Tuesday 8 November 2011

Fresh Blood chapter one

National Novel Writing Month is now comfortably settled in to do battle with my wits and my ability to schedule my time appropriately. Here's chapter one of the novel I'm going to be tackling - probably wind up as half-finished, utterly rubbish material, but this is the starting point, so fill your boots if you're interested. If I get enough encouragement, I might even pop the finished chapter two up.

Chapter One

HE screamed as he woke.
Nathan sat upright with a start, his body still trying to get away from whatever it was that was chasing him in his dream.
He gasped for air, clumsily flailing about himself, reaching for the glass of water on his cabinet. Finding it, he paused, his mind making him stop to check the details. The clock reading 3.42am. The moonlight filtering through the blinds, picking up the sheen of sweat on his dark skin. The silence in the room. The silence.
One hand reached across to the other side of the bed. To Annie. But only finding empty space. Gone. Of course, she was gone. Business, his mind remembered. Chicago.
He could feel the breath heaving through his chest. It felt as if he'd been running for hours, he was so exhausted.
Running. He could remember running, in the dream. What else? Already, the dream was starting to slip away. He tried hard, but all he could remember were fragments. The running, but running from what? No, wait, he was running to something – or someone. A coat. He remembered a coat. Red, it was red. It had been up ahead of him. But... that was all. All he could remember.
Nathan raised the glass to drink it, and realised it was already empty. He'd drunk it without realising.
He looked back at the clock. 3.44am. What kind of time was that for a man to be awake? That damn dream. It felt...  he wasn't sure how it felt. Was he scared? Excited? A little of both, now he came to think about it.
His mouth was still dry. Nathan got up and padded barefoot across to the bathroom, no more than six steps in the small apartment he and Annie shared. New York prices, that's all they could afford right now, even with his job at the force and her job that took her away to places like Chicago all too often. He could have done with her here now. Sure, it was only a dream, but it would have been nice to have her laugh at him and tell him to forget it. Though, at this time of morning, she'd probably have just muttered something while half asleep herself. Tell him off. Tell him to get back to bed. Back to sleep.
Nathan looked at himself in the mirror. He looked exhausted. Physically exhausted. He peeled off the vest he'd been wearing, which was soaked in sweat, and tossed it in the laundry basket. He looked back at himself in the mirror, at the tiredness in his eyes, but more than that, a jumpiness still there, still wired, still nervous of something he couldn't quite remember.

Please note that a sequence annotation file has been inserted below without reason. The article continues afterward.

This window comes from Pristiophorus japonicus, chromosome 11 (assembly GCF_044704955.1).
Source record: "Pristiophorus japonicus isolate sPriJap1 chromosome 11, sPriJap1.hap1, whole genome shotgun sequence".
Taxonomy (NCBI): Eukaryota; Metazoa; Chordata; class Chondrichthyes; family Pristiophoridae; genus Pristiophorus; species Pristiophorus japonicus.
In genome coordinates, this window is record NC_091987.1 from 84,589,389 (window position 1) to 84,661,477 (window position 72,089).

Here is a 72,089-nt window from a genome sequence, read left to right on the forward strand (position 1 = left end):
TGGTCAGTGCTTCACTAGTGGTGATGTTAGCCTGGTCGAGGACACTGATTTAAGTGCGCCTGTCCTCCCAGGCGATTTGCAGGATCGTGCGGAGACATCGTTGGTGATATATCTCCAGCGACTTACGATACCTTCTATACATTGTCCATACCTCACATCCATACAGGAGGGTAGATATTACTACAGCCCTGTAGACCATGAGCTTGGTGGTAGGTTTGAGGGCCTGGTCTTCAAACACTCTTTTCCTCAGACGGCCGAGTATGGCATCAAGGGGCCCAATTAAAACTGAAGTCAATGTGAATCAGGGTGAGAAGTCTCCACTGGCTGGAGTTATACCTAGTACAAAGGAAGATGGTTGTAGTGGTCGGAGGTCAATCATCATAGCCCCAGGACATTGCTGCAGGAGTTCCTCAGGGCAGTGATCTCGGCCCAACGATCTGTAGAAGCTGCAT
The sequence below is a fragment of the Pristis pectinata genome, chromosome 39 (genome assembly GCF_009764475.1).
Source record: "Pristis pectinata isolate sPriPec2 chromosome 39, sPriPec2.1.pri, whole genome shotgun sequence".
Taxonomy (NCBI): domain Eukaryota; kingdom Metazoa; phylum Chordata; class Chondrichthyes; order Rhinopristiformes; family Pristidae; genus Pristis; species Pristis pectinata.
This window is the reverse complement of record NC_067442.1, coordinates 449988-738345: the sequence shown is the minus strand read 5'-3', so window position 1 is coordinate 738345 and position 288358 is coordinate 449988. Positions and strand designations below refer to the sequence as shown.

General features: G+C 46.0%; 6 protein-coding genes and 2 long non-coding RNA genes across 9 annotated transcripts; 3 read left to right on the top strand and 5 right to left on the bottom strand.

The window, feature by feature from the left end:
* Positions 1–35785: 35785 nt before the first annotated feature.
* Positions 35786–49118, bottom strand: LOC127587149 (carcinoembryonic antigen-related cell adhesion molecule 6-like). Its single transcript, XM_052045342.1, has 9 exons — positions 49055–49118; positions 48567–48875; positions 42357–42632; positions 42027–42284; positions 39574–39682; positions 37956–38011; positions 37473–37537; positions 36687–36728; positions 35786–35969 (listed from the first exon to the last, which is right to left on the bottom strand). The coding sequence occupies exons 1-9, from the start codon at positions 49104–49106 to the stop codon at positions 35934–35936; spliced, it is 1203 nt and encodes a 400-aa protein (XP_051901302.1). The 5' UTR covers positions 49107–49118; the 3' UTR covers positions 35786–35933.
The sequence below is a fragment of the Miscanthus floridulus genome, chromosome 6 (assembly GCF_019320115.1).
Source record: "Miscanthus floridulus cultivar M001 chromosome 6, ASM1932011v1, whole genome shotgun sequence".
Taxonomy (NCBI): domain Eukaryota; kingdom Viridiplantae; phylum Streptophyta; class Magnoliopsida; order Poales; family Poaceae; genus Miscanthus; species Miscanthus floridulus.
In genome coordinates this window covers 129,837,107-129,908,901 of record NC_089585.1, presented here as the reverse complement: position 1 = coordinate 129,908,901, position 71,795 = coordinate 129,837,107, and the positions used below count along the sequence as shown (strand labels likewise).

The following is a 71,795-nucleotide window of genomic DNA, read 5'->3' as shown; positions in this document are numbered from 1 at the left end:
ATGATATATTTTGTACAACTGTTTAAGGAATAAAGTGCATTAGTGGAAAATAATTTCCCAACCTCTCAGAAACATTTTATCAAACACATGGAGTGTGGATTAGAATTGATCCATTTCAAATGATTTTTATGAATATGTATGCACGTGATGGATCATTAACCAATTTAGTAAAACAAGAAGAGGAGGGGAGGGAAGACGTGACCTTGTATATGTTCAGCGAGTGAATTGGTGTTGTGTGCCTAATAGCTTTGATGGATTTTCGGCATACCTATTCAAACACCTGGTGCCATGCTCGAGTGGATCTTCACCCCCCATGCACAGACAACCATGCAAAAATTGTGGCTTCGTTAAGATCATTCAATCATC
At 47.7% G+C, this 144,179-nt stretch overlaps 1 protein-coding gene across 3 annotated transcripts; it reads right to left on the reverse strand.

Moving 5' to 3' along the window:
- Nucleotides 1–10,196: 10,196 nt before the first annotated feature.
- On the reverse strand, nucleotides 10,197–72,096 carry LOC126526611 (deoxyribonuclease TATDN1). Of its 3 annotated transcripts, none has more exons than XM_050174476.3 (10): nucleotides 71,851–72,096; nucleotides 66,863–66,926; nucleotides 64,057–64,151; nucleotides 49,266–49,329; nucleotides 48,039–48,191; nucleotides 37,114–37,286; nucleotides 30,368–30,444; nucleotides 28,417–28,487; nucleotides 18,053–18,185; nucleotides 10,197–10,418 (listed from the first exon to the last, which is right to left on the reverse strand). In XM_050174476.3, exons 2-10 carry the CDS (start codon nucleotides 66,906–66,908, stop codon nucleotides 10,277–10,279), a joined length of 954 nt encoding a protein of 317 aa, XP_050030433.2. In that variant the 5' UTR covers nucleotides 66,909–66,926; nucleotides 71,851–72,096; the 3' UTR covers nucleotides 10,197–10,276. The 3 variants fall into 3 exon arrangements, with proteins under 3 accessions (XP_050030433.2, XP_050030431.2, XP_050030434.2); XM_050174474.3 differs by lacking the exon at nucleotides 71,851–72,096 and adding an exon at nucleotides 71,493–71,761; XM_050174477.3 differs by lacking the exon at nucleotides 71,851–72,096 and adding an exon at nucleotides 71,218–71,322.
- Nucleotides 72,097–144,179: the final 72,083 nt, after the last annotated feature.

“Nope,” he said to his reflection. “Not going to be getting back to sleep any time soon.”
And inside his head, a voice half-whispered: “Not as long as that dream might be waiting for me again.”
He sighed, and turned the tap to fill the glass.

When the phone rang an hour later, Nathan felt thankful. He'd pretended to himself he was going to try to get back to sleep, but instead he found himself in the chair by the apartment window, peering out into the night streets below. He tried to put the dream behind him. He tried to think of other things. But the more he did, the more the sensations that had stayed with him into wakefulness scratched at the walls he tried to build around his thoughts. Scritch-scratch-scratching, wanting to be let in.
After a while, it got to him, so he poured himself a glass of vodka and then settled there, watching the first stirrings of the city.
And that's when the phone rang, loud in the quiet of the apartment. He had it by the third ring.
“Miller here, what's up?” he said.
The voice on the other end sounded a little surprised, a little asleep.
“Nate, you're up already? You sound as if you've been awake for a while.”
“Couldn't sleep, Joe,” he answered his partner. “Sounds to me like you're five minutes awake after a phone call yourself. What's going on?”
“More like two,” came the reply. “Desk just phoned in – there's a body, they want us to check it out.”
Nathan's eyes checked the clock.
“It's nearly five in the morning – some reason they want us to check it out instead of some of the uniforms?”
Joe's reply was weary. And touched by sadness.
“I didn't really follow everything the desk said when they called. But, ah Nate, they said it looks like another of ours.”
He paused. The silence hung heavily across the phone line. Finally, Nathan spoke.
“OK, Joe. Look, I'll come pick you up. Be there soon.”
A confirmation grunt came from the other end of the line. Nathan hung up the phone. He looked back at the window. The untouched glass of vodka. Hell if he knew what that dream was all about. Screw it. Time to focus on the real world. He went back into the bedroom to get dressed. And wished one more time that Annie was here.

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